Japanese Thanksgiving and other punk stories: An interview with Chris Aiken

| Cadenza Reporter

Vocalist Jason Cruz, of the band Strung OutCourtest of Thisisboss | Flicker

Vocalist Jason Cruz, of the band Strung Out, gets the crowd pumped up

Cadenza caught up with bassist Chris Aiken of the legendary punk band Strung Out before their show at the Firebird on Sept. 24. After months on the road in support of their newest album, “Agents of the Underground,” Aiken had some insights on the band’s longevity, their most memorable shows and their inclusion on the next installment of “Guitar Hero”.

Student Life: What are the best and worst things about having been together for so long?

Chris Aiken: Oh wow, that’s a great question.

SL: I mean, it’s been almost 20 years.

CA: Totally. The best things are all the things you get to experience, all the traveling, all the people you’re meeting, all the fans you’re meeting and being able to play so much all around the world. And then all the worst things are…all the things I just said. (Laughs)

SL: Going off of that, what’s the coolest place you’ve ever played a show?

CA: We played a place in Paris not long ago. We played this boat; it’s like a club on a boat on the river in Paris, and it was fucking awesome. It was so weird, because the boat wasn’t really pitching, but it was definitely rocking. And you’re like on the stage, and you’re basically below the water line, so it really winded you. It was one of those shows where it was pretty hard to play, and you’re like, “Wow, I’m really using all of my muscles!” That was a pretty cool place. We’ve played a bunch of random hole-in-the-wall places and great outdoor stadiums and playing, you know, underneath the mountains in Switzerland, pretty much every scenario. That’s what makes it cool, doing this for a living. We play everywhere; it’s pretty awesome.

SL: Apparently a couple years ago you guys were in Japan for Thanksgiving. Did that end up being weird? Could you find turkey and mashed potatoes?

CA: No, no. It’s funny you brought that up! I remember that tour, being out there for Thanksgiving and being like, “Wow, we’re actually on tour for a holiday. I didn’t think bands did that!” Yeah, I remember us having a sushi turkey. Does that make sense? A sushi-Thanksgiving, Thanks-sushi…something like that.

SL: So “Bark at the Moon” on “Prototypes and Painkillers” was totally sick. Are there any other covers you’d be interested in doing later on?

CA: Aw, thanks. Yeah, we kind of throw ideas around and play a few covers here and there. We sometimes bust out “Hot for Teacher” from Van Halen after like the encore, or we’ll play like Beastie Boys’ “Fight for Your Right to Party.” We’ll do random things…we actually just played Iron Maiden’s “Losfer Words,” the instrumental song from “Powerslave.” We jammed it at practice the other day and played the whole song! Yeah, I mean, covers are definitely fun to do sometimes, but I don’t like to get too wrapped up in them. Playing live I like doing them, I mean I love doing the “Bark at the Moon” cover, that’s fucking cool; I love Ozzy Osbourne. For the next cover I think I’d like to do some random cover song…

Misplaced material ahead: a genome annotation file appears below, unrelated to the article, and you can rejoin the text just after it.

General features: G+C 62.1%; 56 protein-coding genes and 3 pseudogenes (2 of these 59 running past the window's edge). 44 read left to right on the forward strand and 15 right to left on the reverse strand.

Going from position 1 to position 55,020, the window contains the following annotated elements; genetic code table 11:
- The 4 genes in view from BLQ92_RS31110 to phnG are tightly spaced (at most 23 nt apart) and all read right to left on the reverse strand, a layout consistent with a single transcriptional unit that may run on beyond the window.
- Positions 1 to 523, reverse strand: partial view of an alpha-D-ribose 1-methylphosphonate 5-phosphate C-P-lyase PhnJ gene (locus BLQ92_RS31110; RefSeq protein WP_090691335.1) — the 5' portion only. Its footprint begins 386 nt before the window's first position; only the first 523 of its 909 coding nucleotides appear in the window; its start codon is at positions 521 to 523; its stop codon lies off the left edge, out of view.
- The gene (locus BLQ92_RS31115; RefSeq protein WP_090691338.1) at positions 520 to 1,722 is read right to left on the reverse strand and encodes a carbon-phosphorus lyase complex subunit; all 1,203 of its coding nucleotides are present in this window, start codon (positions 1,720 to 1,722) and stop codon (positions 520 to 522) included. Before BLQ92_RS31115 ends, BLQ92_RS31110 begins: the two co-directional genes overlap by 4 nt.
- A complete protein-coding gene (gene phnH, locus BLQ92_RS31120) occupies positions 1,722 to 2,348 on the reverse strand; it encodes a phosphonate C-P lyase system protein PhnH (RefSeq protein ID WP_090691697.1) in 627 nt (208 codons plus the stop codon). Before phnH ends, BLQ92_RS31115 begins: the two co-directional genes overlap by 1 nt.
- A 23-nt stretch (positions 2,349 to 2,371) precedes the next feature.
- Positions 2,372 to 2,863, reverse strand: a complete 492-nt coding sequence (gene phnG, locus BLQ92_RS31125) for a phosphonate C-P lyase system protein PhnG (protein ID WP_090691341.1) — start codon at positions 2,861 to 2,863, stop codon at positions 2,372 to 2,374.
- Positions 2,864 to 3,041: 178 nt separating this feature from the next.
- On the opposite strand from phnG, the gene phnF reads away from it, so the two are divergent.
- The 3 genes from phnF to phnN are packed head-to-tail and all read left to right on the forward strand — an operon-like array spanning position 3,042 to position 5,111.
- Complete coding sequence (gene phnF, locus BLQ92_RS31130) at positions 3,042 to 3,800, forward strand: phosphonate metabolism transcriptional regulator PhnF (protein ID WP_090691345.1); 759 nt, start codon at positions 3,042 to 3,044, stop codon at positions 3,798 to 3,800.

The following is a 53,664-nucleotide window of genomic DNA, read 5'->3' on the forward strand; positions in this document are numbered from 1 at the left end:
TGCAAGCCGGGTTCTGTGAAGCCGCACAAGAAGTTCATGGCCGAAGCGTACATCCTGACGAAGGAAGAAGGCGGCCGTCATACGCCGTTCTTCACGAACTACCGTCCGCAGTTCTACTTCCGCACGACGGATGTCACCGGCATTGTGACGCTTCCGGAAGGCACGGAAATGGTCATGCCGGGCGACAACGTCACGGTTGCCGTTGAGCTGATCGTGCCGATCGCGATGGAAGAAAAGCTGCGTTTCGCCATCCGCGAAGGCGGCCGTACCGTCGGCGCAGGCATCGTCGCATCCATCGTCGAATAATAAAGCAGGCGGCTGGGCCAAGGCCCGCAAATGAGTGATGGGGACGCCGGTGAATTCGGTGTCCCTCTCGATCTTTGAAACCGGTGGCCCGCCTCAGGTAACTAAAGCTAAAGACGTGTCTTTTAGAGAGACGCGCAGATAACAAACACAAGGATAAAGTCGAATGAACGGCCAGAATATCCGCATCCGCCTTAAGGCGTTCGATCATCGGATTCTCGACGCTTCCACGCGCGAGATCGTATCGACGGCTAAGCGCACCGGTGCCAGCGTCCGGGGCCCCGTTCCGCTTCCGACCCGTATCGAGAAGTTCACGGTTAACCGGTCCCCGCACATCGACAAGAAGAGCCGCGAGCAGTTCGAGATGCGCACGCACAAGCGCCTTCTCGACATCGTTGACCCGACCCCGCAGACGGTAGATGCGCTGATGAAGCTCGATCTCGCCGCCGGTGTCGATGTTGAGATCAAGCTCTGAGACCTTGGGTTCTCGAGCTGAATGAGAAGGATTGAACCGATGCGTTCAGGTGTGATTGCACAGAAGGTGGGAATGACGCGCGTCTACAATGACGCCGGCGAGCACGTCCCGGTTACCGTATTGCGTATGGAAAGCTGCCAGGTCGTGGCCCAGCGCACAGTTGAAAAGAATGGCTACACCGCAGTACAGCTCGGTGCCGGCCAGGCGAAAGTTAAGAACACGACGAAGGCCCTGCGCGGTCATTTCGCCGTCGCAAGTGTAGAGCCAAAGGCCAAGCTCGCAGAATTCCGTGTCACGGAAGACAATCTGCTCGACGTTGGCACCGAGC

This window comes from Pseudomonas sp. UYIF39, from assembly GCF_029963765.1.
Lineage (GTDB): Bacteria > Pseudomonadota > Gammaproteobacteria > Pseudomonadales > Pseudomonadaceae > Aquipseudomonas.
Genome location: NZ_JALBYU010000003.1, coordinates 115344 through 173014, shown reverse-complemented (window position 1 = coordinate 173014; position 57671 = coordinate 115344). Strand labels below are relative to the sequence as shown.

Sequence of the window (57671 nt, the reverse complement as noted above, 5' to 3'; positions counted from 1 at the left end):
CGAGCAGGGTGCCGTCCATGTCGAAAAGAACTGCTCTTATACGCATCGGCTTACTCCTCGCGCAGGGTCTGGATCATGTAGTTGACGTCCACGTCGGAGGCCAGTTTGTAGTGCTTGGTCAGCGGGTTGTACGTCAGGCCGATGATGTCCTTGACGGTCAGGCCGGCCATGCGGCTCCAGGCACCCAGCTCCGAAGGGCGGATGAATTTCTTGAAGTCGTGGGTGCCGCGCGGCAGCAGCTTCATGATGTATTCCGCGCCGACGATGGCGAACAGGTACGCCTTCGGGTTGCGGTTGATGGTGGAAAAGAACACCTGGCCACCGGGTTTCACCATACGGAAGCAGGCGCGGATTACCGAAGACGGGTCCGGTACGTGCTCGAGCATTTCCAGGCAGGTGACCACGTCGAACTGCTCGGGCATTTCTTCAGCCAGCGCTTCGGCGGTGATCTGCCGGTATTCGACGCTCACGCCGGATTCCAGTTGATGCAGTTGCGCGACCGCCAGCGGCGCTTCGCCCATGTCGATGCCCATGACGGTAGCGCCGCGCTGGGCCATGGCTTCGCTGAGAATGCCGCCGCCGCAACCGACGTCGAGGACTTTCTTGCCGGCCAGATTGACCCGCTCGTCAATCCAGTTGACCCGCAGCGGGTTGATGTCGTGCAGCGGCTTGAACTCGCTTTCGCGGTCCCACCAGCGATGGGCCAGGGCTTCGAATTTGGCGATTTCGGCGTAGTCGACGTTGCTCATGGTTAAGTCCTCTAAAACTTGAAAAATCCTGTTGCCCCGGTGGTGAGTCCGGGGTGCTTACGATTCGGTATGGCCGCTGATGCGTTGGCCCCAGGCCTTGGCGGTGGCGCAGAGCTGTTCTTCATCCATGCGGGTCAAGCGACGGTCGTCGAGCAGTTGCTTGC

SL: Something totally out there?

CA: Yeah, so people are like, “What the—Oh, I recognize that melody, I totally forgot about that song!” We’ll see what happens.

SL: Maybe some Backstreet Boys?

CA: Actually, I’d probably go with En Vogue.

SL: Ooh, well played, sir!

CA: That or Color Me Badd… (Laughs) We’ll stick with En Vogue.

SL: So “Calling” is going to be on the next “Guitar Hero”. Thoughts on that?

CA: It’s incredible. We’re pretty stoked on that, “Guitar Hero” being such a big game. It’s the “Tony Hawk” of its era. It’s cool and it’s inspiring, like how Tony Hawk made skateboarding such a household name so that your mom knows who Tony Hawk is. Where before when I was a kid—well, actually my mom did know who Tony Hawk was…whatever. You know, it’s a really cool game and we’re excited to be involved with it. You know, from seeing my friends and roommates shred on it to me trying to play…

SL: Can we expect you to beat it on expert on the first try?

CA: I don’t know! Maybe. It’s definitely an honor to all of us…It’s a song that we all wrote together, and when we recorded the album it’s the one song where all three of us play guitar, so it’s kinda cool to be all, “Yeah, that’s the song we all fucking wrote and played on, and that song’s in a video game.” It’s a pretty cool accomplishment for being such a high profile game. Yeah, it feels good. To answer quickly: Fuck yes, we think it’s awesome.

SL: Last question, and a very serious one. In 2008 you did an interview with “Exclaim!” in Canada, which proved that Jordan [Burns, Strung Out’s drummer] was the reigning arm-wrestling champion of the band. Is that still true?

CA: Yeah, well, it is, unless our soundman, Matt Sound, Cobra Matt, has taken the title. Because Jordan’s pretty fucking brutal on that one; he’s pretty much the arm wrestling champ, and then Matt came around. I always call Matt “the Mountain Man” because he’s originally from Wyoming so he like rode horses super fast and was all-state wrestling champ and yeah, Matt took Jordan down. I was like, “Yeah! First person I’ve seen!”

SL: I know Angel [Strung Out’s tour manager] is trying for the title.

CA: Yeah, I know Angel’s got some guns, but JB’s got some pretty solid features there. I mean look at his supple butt, his tender thighs, his adorable Adam’s apple, his unmistakable jawline…I mean, these are things I think about daily and nightly…Wait, are you recording?

SL: Yes?

CA: Oh my God, I just totally blacked out. What just happened? Whoa…weird.

SL: And with that! Thanks so much for talking to us.

CA: Yeah, no problem!

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